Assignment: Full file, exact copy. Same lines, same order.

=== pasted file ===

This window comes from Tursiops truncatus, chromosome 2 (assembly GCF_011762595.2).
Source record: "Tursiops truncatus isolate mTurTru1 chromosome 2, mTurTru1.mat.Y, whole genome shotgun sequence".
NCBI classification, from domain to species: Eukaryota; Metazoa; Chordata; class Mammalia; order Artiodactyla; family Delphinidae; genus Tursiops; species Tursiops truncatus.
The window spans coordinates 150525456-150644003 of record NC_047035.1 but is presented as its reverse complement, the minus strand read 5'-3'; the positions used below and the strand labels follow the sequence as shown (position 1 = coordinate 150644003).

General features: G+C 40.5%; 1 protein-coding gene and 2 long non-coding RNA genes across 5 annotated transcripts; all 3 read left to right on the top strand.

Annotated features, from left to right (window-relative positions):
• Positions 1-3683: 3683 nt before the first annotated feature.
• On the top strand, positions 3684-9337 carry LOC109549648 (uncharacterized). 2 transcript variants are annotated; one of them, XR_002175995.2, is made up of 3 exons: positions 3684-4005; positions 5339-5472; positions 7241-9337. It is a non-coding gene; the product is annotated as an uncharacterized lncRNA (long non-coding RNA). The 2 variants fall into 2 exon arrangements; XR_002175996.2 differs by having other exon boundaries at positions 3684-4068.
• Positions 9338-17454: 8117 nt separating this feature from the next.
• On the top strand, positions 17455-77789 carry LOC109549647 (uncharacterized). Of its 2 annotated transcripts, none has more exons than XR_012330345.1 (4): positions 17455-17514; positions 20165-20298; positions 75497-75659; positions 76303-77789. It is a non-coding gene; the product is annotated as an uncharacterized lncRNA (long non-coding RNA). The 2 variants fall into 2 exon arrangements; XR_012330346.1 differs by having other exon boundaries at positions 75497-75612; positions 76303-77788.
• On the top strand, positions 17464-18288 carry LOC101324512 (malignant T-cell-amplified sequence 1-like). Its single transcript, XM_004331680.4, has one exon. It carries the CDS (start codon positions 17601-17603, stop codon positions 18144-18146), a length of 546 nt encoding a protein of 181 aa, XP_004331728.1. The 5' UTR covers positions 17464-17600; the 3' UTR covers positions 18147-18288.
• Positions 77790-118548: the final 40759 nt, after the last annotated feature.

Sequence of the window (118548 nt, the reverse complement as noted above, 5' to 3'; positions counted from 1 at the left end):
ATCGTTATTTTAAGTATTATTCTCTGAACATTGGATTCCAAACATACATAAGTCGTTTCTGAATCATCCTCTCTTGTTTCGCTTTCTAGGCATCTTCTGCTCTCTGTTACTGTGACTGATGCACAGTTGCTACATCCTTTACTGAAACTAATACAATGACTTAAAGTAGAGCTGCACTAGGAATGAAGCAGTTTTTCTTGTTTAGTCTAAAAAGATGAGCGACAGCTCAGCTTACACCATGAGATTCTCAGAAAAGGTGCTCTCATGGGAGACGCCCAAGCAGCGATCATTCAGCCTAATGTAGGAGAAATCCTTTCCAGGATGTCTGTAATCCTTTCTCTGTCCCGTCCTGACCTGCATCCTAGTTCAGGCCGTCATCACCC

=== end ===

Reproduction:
This window comes from Tursiops truncatus, chromosome 2 (assembly GCF_011762595.2).
Source record: "Tursiops truncatus isolate mTurTru1 chromosome 2, mTurTru1.mat.Y, whole genome shotgun sequence".
NCBI classification, from domain to species: Eukaryota; Metazoa; Chordata; class Mammalia; order Artiodactyla; family Delphinidae; genus Tursiops; species Tursiops truncatus.
The window spans coordinates 150525456-150644003 of record NC_047035.1 but is presented as its reverse complement, the minus strand read 5'-3'; the positions used below and the strand labels follow the sequence as shown (position 1 = coordinate 150644003).

General features: G+C 40.5%; 1 protein-coding gene and 2 long non-coding RNA genes across 5 annotated transcripts; all 3 read left to right on the top strand.

Annotated features, from left to right (window-relative positions):
• Positions 1-3683: 3683 nt before the first annotated feature.
• On the top strand, positions 3684-9337 carry LOC109549648 (uncharacterized). 2 transcript variants are annotated; one of them, XR_002175995.2, is made up of 3 exons: positions 3684-4005; positions 5339-5472; positions 7241-9337. It is a non-coding gene; the product is annotated as an uncharacterized lncRNA (long non-coding RNA). The 2 variants fall into 2 exon arrangements; XR_002175996.2 differs by having other exon boundaries at positions 3684-4068.
• Positions 9338-17454: 8117 nt separating this feature from the next.
• On the top strand, positions 17455-77789 carry LOC109549647 (uncharacterized). Of its 2 annotated transcripts, none has more exons than XR_012330345.1 (4): positions 17455-17514; positions 20165-20298; positions 75497-75659; positions 76303-77789. It is a non-coding gene; the product is annotated as an uncharacterized lncRNA (long non-coding RNA). The 2 variants fall into 2 exon arrangements; XR_012330346.1 differs by having other exon boundaries at positions 75497-75612; positions 76303-77788.
• On the top strand, positions 17464-18288 carry LOC101324512 (malignant T-cell-amplified sequence 1-like). Its single transcript, XM_004331680.4, has one exon. It carries the CDS (start codon positions 17601-17603, stop codon positions 18144-18146), a length of 546 nt encoding a protein of 181 aa, XP_004331728.1. The 5' UTR covers positions 17464-17600; the 3' UTR covers positions 18147-18288.
• Positions 77790-118548: the final 40759 nt, after the last annotated feature.

Sequence of the window (118548 nt, the reverse complement as noted above, 5' to 3'; positions counted from 1 at the left end):
ATCGTTATTTTAAGTATTATTCTCTGAACATTGGATTCCAAACATACATAAGTCGTTTCTGAATCATCCTCTCTTGTTTCGCTTTCTAGGCATCTTCTGCTCTCTGTTACTGTGACTGATGCACAGTTGCTACATCCTTTACTGAAACTAATACAATGACTTAAAGTAGAGCTGCACTAGGAATGAAGCAGTTTTTCTTGTTTAGTCTAAAAAGATGAGCGACAGCTCAGCTTACACCATGAGATTCTCAGAAAAGGTGCTCTCATGGGAGACGCCCAAGCAGCGATCATTCAGCCTAATGTAGGAGAAATCCTTTCCAGGATGTCTGTAATCCTTTCTCTGTCCCGTCCTGACCTGCATCCTAGTTCAGGCCGTCATCACCC